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I'll be there all weekend, as usual.

 

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my tips 2017

a preliminary flip through:

 

roving twits Les Goulus (these French guys are very funny, they’ve been before)
fire maestros Carabosse (on a return visit, a must see!)


Aziza Brahim
Baba Zula
Bokante
Emir Kusturica & No Smoking Orchestra
Inna Modja
Lamine Sonko & the African Intelligence
Mercedes Peon
Oumou Sangare
Orquestra Tipica Fernandez Fierro
Oki Dub Ainu Band
Rich Medina DJ
Parov Stelar
Sinkane
Skratch Bastid DJ
The Specials
Warsaw Village Band
Xylouris White

 

regards Ian

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I dont know many of these artists except I reckon I'd jump the fence and risk a brief stay in jail for Xylouris White

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A great lineup. Parov Stelar should have the crowd jumping with some electro-swing and don't forget the screening of Koyaanisqatsi with the Philip Glass Ensemble. A visual and audio feast.

Edited by mrbuzzardstubble

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29 minutes ago, mrbuzzardstubble said:

A great lineup. Parov Stelar should have the crowd jumping with some electro-swing and don't forget the screening of Koyaanisqatsi with the Philip Glass Ensemble. A visual and audio feast.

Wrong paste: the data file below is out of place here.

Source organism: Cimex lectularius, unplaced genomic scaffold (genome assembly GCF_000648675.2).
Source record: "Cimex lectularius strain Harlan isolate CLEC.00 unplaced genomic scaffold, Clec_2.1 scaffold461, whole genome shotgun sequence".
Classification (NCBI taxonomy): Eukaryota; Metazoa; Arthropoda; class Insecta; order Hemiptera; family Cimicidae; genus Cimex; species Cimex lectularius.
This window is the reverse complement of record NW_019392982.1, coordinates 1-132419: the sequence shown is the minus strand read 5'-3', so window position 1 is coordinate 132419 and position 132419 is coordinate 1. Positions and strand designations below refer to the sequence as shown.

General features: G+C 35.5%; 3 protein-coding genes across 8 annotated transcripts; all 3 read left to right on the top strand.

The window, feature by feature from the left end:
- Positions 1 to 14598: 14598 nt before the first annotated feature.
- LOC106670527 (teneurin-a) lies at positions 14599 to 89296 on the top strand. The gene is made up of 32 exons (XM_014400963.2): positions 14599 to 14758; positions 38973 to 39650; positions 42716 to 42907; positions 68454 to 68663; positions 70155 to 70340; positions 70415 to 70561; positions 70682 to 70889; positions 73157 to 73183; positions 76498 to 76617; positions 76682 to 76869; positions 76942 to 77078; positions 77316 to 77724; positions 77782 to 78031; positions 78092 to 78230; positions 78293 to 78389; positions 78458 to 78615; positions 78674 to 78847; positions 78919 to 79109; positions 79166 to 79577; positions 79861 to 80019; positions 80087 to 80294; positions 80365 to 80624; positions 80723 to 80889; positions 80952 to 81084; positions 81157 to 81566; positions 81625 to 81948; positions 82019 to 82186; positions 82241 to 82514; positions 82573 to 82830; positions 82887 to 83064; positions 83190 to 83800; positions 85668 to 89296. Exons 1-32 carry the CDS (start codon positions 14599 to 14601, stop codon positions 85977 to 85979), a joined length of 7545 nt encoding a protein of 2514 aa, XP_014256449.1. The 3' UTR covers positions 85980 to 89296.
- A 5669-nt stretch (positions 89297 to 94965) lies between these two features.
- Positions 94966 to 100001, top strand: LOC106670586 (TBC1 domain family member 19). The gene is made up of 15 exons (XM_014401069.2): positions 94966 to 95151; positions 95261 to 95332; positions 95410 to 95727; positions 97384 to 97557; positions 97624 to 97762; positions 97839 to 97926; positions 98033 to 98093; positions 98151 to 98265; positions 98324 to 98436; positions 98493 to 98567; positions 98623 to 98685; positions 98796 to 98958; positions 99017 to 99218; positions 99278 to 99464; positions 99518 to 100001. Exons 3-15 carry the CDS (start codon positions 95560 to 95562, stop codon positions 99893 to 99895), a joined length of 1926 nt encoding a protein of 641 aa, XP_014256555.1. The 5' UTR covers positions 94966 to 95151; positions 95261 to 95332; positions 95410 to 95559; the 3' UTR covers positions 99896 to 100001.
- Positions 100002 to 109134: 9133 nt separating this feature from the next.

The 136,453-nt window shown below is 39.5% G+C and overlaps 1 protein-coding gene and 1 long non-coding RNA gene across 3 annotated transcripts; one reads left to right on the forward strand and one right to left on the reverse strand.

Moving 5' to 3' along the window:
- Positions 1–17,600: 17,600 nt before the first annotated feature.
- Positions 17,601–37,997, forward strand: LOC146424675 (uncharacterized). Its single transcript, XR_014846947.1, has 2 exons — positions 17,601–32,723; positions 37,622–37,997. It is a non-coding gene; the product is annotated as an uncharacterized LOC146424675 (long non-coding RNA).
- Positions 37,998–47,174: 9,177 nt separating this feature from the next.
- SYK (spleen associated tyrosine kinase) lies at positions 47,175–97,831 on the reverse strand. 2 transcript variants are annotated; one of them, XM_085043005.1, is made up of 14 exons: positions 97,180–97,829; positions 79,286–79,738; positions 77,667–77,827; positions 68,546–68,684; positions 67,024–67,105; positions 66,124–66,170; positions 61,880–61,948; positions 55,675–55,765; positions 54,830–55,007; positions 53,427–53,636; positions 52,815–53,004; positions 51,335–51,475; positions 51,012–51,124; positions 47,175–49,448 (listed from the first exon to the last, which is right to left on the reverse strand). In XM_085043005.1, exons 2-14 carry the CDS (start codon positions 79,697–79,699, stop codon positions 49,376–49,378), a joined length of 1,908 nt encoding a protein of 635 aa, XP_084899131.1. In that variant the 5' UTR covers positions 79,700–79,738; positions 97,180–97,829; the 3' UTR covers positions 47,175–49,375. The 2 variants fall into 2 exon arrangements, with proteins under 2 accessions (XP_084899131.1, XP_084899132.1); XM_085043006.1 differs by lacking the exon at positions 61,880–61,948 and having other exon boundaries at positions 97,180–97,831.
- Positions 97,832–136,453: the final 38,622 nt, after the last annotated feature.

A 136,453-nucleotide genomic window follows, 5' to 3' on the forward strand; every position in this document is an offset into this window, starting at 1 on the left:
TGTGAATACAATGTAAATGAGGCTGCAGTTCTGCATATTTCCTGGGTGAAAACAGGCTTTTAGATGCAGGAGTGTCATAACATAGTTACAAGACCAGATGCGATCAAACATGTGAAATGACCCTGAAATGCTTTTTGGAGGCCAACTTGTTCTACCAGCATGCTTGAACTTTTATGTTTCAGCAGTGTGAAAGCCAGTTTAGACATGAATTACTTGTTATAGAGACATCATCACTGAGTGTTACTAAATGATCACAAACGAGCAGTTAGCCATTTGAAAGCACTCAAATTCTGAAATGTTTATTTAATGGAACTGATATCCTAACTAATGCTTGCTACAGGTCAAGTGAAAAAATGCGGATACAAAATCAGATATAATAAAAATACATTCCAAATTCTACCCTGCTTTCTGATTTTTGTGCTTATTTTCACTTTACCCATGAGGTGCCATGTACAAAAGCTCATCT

pity Womad's not hip to Caravan Palace yet!

regards Ian

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Finally arrived in Adelaide (long drive), and a quick scout around the park tells me it will be mayhem getting a car park nearby. If they had to tear up the car park on Hackney Rd, why oh why don't they have alternative arrangements? Now all those Byron Bay hippies will have to find an alternative campsite.

 

If anyone wants to have a meet up, just let me know. @Ian McP much of your picking is highly desirous to me too, and I'm sure many others will be watching the same. I'll be in town from mid afternoon, then it's onward to the cultural mystery ground that Womadelaide is.

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22 minutes ago, t_mike said:

Finally arrived in Adelaide (long drive), and a quick scout around the park tells me it will be mayhem getting a car park nearby. If they had to tear up the car park on Hackney Rd, why oh why don't they have alternative arrangements? Now all those Byron Bay hippies will have to find an alternative campsite.

 

If anyone wants to have a meet up, just let me know. @Ian McP much of your picking is highly desirous to me too, and I'm sure many others will be watching the same. I'll be in town from mid afternoon, then it's onward to the cultural mystery ground that Womadelaide is.

sent you a pm

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On 3/4/2017 at 11:33 PM, emesbee said:

I'll be there all weekend, as usual.

 

PM

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Have a great time, folks, and don't forget to report in occasionally and let us know what the gigs are like. :)